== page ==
Mobile phone users in the Deep South must register facial identification for their SIM card by 31 October, says the Internal Security Operation Command (ISOC); critics are concerned about a violation of fundamental rights.
Source: National News Bureau of Thailand
ISOC Region 4 says that mobile phone users in the Deep South must register facial identification to obtain a SIM card. Otherwise, their phone numbers will be terminated, regardless of the carrier service used. The area of enforcement includes Yala, Pattani, Narathiwat, and four districts of Songkhla (Na Thawi, Chana, Thepha, and Saba Yoi).
Mobile phone users must take their ID cards to branch offices of their service providers and take two pictures: one of their ID card and another of their own face. A report says that in some cases customers have had to take a picture many times (even 20 times) before the registration system accepted their data.
True Move H reportedly notified their users through SMS. ISOC also helps facilitate the facial registration process by setting up registration services in all areas of the Deep South. Even though the measure has been applied nationwide, it only affects people who bought SIM cards from December 2017 onward. Without the involvement of the ISOC, users of older SIM cards can still use mobile services outside the Deep South.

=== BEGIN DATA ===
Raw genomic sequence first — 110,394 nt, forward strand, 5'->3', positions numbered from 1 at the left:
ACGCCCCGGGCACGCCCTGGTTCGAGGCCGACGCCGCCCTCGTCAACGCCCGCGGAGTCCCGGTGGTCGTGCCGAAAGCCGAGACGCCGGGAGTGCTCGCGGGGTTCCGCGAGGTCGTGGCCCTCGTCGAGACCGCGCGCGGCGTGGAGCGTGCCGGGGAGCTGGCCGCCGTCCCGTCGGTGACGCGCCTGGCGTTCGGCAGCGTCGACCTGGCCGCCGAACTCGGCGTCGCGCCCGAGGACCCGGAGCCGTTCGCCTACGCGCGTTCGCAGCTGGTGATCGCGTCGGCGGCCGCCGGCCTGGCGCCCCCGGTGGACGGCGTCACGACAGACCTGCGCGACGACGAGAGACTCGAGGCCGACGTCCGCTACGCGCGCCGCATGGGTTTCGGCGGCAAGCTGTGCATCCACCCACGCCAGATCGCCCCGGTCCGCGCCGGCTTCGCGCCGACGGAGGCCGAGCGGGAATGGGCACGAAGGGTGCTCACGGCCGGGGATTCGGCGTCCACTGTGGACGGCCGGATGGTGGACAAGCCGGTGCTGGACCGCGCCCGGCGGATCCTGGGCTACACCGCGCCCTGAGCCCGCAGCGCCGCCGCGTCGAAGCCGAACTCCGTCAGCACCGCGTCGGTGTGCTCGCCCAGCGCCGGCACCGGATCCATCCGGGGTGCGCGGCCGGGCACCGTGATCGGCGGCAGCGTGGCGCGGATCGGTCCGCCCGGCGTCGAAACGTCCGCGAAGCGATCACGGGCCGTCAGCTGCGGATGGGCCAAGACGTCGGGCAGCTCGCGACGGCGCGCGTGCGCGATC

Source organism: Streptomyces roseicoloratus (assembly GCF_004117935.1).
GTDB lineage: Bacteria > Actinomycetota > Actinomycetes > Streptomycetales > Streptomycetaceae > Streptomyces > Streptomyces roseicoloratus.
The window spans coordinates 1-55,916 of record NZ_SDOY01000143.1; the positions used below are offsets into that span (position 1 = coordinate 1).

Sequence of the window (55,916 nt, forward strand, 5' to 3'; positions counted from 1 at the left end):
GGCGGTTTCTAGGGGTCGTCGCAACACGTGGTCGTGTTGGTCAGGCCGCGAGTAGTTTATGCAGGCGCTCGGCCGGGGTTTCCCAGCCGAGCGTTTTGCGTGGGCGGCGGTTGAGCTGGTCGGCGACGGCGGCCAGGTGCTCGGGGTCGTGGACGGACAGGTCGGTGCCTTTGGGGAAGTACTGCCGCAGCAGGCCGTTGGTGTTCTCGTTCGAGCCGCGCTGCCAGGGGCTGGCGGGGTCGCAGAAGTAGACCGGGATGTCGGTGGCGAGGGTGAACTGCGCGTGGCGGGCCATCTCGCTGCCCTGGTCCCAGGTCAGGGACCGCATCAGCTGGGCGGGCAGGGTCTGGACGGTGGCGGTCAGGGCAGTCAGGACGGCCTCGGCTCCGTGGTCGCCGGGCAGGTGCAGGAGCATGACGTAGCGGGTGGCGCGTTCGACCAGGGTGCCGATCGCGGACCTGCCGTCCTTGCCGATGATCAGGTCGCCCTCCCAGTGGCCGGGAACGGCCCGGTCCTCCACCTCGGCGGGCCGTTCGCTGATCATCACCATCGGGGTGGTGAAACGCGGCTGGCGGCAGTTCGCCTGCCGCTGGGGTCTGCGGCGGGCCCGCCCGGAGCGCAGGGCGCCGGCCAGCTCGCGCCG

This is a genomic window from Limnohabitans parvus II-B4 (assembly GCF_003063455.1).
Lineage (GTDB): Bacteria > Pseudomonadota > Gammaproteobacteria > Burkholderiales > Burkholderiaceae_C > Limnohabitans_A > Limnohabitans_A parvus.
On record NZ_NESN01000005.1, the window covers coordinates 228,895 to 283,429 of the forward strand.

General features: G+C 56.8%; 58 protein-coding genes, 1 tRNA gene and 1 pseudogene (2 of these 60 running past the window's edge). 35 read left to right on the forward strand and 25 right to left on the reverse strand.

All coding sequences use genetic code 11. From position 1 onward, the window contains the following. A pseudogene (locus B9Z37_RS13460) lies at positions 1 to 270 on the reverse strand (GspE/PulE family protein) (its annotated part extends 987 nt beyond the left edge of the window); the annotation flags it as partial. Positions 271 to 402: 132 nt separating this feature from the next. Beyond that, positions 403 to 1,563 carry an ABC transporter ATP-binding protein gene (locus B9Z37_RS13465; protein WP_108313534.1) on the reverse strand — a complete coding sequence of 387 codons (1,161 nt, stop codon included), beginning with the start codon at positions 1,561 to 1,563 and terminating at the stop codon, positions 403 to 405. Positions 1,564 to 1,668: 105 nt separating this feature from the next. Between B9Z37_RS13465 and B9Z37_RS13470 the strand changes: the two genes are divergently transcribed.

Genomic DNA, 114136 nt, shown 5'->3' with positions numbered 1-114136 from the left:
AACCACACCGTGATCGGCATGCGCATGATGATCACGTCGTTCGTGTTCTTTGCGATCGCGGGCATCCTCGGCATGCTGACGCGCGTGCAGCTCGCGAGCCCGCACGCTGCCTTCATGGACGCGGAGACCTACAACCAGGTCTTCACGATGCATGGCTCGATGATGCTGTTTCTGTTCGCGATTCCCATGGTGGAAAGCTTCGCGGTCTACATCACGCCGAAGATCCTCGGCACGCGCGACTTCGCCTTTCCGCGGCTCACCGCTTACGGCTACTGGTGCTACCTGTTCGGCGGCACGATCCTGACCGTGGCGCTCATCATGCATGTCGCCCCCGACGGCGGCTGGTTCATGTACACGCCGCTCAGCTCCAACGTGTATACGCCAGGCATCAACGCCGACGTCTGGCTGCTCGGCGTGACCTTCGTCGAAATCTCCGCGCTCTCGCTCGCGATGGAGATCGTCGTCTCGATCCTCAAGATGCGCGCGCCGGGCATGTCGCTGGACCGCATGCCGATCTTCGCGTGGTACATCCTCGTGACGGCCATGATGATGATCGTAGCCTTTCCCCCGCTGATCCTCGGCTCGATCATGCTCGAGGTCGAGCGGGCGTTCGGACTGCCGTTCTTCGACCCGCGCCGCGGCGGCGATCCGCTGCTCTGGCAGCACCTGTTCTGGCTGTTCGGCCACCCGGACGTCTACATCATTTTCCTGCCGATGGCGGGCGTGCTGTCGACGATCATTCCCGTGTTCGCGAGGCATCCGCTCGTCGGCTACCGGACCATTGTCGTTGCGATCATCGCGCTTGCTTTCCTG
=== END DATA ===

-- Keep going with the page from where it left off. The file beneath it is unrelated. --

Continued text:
Some have raised concerns about ISOC’s policies. Romadon Panjor of Deep South Watch says that the Deep South has now become a laboratory for replication at the national level:
“There are many reasons not to let ‘security measures’ like this be enforced without strong resistance. Otherwise measures like this will be applied to people throughout the country, like other measures in the past. This is also basically a violation of fundamental rights. People still lack trust and confidence in ISOC to safeguard this private information. It also cannot be taken as agreed how far this kind of power exercised by ISOC, the Committee to Mobilise Policy and Strategy to Solve Problems in the Southern Border Provinces’ Front Command Office, the National Broadcasting and Telecommunication Commission, and Advanced Info Service (AIS), is legitimate and lawful. The scepticism of the people has weight.”
The Prachachat Party, which won most MPs in the Deep South, shares the concerns that these measures violate the fundamental rights of Thai citizens. Pol Col Tawee Sodsong, Secretary-General of the Prachachat Party, said that unless a bill is passed in the legislature, the measure may violate Sections 26 and 36 of the Constitution which guarantee liberty and freedom of communication.